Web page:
Monday 19 May 2008

table manners

Mum’s looking at me with an inscrutable expression. It’s quite unnerving. Every time I look up from my plate she’s staring at me.

After a few minutes of yes/no conversation, we’ve lapsed into silence and I’m (as usual) worrying what it means and (as usual) concluding that she’s upset and unhappy with me over her change of circumstances. I hold her look for a second and it feels awkward. I pull a face. After a few heartbeats she raises her eyebrows slightly. A minute later we’re doing it again.

“I’m wondering…..whatever happened to that gorgeous little boy I brought up.” she says, eventually.

After a stunned moment, I realise that this isn’t a snide remark. I think she really is having a little trouble recognising me as Greg.

Mum’s worrying me this week. She’s very frail and uncertain, hesitating over her knife and fork, looking to me for cues, reaching for her glass when I take a drink from mine. She seems nervous and out of her depth. How much longer will I be able to take her out to restaurants like this?

Getting up to go, she needs one hand on my arm and the other holding her stick. She does a sort of stationary jig before we set off, like she needs to wobble her legs into motion.

Saturday 10 May 2008

Tokyo... 1968-70

I have no idea what age I was here - maybe 2? Anyway, I like the composition. The girl on the right was called Hisako and took to me as if I was a little white-blond puppy. Dad was the local Vice President of an international US travel firm and he and Mum hosted lots of cocktail parties for ambassadors and visiting Hollywood stars. I tell everyone that being exposed to Judy Garland and Ethel Merman at such a vulnerable age explains everything...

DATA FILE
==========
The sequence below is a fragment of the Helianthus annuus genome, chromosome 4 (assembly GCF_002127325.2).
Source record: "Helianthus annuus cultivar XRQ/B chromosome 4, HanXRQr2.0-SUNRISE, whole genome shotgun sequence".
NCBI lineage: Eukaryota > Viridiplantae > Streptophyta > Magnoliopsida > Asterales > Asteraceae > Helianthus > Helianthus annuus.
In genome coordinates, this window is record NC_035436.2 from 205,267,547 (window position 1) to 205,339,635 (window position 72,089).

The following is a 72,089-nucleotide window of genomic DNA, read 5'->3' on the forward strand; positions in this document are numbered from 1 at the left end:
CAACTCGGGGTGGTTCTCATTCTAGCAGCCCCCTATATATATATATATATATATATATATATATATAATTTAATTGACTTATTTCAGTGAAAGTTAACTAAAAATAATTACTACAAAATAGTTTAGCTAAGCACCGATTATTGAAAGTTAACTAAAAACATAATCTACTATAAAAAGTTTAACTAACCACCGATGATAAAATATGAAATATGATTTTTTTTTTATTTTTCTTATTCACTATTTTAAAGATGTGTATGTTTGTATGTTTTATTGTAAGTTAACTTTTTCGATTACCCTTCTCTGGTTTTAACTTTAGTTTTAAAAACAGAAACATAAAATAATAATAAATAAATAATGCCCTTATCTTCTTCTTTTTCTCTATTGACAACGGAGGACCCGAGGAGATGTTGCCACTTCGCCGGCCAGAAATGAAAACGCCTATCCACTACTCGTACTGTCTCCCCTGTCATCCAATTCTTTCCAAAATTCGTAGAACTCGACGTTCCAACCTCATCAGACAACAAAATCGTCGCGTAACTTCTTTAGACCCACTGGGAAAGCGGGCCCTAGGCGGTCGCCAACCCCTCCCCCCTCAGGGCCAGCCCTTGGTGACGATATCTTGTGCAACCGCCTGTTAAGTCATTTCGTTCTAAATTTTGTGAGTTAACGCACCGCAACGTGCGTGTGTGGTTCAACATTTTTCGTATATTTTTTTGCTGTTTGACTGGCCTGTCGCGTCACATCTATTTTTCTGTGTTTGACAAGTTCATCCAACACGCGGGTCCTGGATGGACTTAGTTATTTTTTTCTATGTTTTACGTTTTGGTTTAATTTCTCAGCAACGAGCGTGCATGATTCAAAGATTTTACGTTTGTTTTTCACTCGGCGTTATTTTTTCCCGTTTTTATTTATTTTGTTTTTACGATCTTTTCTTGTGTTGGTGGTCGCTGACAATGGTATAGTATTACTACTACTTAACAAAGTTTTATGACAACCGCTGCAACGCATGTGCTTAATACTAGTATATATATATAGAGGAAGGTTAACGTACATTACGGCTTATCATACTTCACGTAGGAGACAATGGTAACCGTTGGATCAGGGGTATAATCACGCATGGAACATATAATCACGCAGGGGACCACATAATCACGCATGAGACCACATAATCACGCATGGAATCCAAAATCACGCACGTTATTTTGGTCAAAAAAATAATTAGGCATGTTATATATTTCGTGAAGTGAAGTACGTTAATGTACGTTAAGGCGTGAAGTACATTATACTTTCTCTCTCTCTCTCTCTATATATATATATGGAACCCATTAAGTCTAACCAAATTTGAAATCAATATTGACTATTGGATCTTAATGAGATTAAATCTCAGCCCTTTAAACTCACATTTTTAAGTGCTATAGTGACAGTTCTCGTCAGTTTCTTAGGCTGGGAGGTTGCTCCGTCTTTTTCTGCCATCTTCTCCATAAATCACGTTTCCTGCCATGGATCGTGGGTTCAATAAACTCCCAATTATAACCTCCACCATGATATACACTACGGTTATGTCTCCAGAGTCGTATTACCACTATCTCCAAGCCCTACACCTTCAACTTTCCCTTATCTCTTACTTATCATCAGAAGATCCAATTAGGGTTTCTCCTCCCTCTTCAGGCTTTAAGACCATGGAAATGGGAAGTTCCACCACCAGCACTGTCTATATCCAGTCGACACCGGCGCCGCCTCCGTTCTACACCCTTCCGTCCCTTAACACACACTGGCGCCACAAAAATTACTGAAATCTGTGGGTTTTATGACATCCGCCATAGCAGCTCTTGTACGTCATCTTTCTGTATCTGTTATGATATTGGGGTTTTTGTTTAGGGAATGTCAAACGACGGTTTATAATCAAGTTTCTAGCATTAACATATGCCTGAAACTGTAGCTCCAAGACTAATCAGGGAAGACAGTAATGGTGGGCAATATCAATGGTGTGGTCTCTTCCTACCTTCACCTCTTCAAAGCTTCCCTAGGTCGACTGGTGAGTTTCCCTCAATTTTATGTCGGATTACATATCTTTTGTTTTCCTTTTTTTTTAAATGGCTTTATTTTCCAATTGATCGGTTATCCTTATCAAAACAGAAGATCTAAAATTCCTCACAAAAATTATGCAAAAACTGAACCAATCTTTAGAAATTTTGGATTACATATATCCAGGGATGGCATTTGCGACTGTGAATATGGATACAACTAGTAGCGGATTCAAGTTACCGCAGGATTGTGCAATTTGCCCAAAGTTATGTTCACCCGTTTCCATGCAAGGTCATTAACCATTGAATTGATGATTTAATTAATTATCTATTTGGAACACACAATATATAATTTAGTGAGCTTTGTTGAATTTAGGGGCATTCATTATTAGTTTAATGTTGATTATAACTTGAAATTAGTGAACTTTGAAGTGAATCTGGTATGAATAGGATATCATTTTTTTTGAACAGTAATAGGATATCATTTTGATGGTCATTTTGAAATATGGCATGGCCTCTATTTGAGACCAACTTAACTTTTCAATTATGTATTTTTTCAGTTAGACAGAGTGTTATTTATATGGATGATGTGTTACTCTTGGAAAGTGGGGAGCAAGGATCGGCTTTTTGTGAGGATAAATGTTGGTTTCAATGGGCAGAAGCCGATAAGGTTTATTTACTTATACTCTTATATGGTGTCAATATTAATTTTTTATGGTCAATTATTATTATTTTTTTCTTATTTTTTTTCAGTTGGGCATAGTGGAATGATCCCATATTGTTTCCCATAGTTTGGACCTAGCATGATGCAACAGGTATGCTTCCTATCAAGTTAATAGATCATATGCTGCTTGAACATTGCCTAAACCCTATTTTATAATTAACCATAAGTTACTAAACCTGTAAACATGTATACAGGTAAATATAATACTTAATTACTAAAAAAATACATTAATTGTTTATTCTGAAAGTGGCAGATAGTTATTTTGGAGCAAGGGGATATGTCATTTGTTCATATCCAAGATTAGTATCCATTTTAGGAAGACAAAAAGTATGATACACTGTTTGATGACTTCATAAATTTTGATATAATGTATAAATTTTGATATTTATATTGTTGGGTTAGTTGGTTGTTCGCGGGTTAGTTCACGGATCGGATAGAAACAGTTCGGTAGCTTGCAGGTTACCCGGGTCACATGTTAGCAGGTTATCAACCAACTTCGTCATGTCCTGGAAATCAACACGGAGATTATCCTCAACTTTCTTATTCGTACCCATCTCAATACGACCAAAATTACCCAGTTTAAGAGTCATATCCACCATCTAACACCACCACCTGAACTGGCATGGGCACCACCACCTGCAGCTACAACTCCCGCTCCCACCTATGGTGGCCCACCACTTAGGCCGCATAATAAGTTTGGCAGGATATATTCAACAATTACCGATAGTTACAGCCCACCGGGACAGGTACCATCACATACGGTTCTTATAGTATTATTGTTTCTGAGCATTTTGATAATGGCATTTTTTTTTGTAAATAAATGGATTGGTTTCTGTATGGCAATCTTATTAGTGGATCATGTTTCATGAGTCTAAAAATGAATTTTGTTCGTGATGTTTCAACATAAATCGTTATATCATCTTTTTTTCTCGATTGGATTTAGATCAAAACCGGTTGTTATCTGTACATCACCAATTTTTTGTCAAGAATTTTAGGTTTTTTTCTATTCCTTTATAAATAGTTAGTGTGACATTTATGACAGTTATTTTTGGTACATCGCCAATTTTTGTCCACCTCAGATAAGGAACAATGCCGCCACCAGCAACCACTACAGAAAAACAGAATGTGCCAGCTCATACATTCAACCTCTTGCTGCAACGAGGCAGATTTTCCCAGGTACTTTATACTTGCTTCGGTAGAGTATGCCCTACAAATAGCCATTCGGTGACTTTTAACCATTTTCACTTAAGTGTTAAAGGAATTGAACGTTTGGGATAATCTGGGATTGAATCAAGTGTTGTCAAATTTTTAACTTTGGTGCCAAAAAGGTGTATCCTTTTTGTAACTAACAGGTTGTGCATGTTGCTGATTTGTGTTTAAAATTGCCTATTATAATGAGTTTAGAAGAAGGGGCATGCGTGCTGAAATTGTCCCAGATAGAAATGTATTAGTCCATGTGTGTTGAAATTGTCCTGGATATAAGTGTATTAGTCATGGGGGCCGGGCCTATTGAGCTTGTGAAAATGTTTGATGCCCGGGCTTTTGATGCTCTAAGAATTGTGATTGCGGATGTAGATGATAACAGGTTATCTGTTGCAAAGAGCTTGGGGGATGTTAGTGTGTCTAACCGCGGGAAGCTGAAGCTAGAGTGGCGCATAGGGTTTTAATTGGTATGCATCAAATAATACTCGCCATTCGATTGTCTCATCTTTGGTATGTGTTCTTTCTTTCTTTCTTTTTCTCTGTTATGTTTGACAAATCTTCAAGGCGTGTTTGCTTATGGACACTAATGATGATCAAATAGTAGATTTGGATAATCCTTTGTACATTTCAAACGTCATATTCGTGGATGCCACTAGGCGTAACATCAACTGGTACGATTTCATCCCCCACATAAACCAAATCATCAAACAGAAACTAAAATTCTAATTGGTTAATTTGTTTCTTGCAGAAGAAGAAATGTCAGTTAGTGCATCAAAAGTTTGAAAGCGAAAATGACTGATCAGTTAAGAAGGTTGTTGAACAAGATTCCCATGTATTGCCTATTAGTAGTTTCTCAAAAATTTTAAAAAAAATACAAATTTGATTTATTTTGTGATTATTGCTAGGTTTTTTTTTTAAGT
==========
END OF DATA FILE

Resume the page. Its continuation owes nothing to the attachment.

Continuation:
Mum's still a bit croaky and on anti-biotics, so here's another letter from last year. When I registered my Power of Attorney over her affairs, I was surprised to find a new account in her portfolio: a telephone account, requiring a password to operate. I was surprised, as this wasn't Mum's sort of thing, so I closed it and moved the balance back into her savings. My guess is that someone from the Bank's marketing department had rung Mum and persuaded her to open this account.

Anyway, amongst all the scraps of paper that were piled on her table or her desk was this letter from the Bank, listing the details of the new account:

Notice that Mum has written: "This offer not taken up" at the bottom of the page. She didn't understand what the letter was about. She thought it was an offer which she decided not to accept when in fact she had already accepted it and this was a confirmation of that decision.

I find that note poignant, a little bit of administration where Mum is trying to demonstrate herself in control of her own affairs but simultaneously showcasing her incomprehension.

Monday 5 May 2008

write it down

Mum was a bit croaky over the phone this weekend, so we decided that I should visit next week instead. So here's something I turned up whilst trying to clear my 'Mum' in-tray. I picked it up from her apartment last time I was down there. It's a letter that was sent to her last year to inform her of an appointment for a scan.

As you can see, it's heavily annotated by Mum, mostly with the same two phone numbers over and over. From my experiences with Mum, I'd say that she kept finding this letter on her dining table, getting concerned about the arrangements and ringing the number at the top of the page. They would have given her the correct number to call (already shown at the bottom of the letter), which she noted down before ringing. Mum's written down the number 12 times on this piece of paper alone, but I'll bet there were other places she wrote these numbers. She could have been doing this at an interval of about 5 minutes or over the course of a week.

I do recall an occasion last year where a scan was brought forward suddenly - I wonder if they just got tired of her ringing?

Just a glimpse into the mind of someone falling into dementia.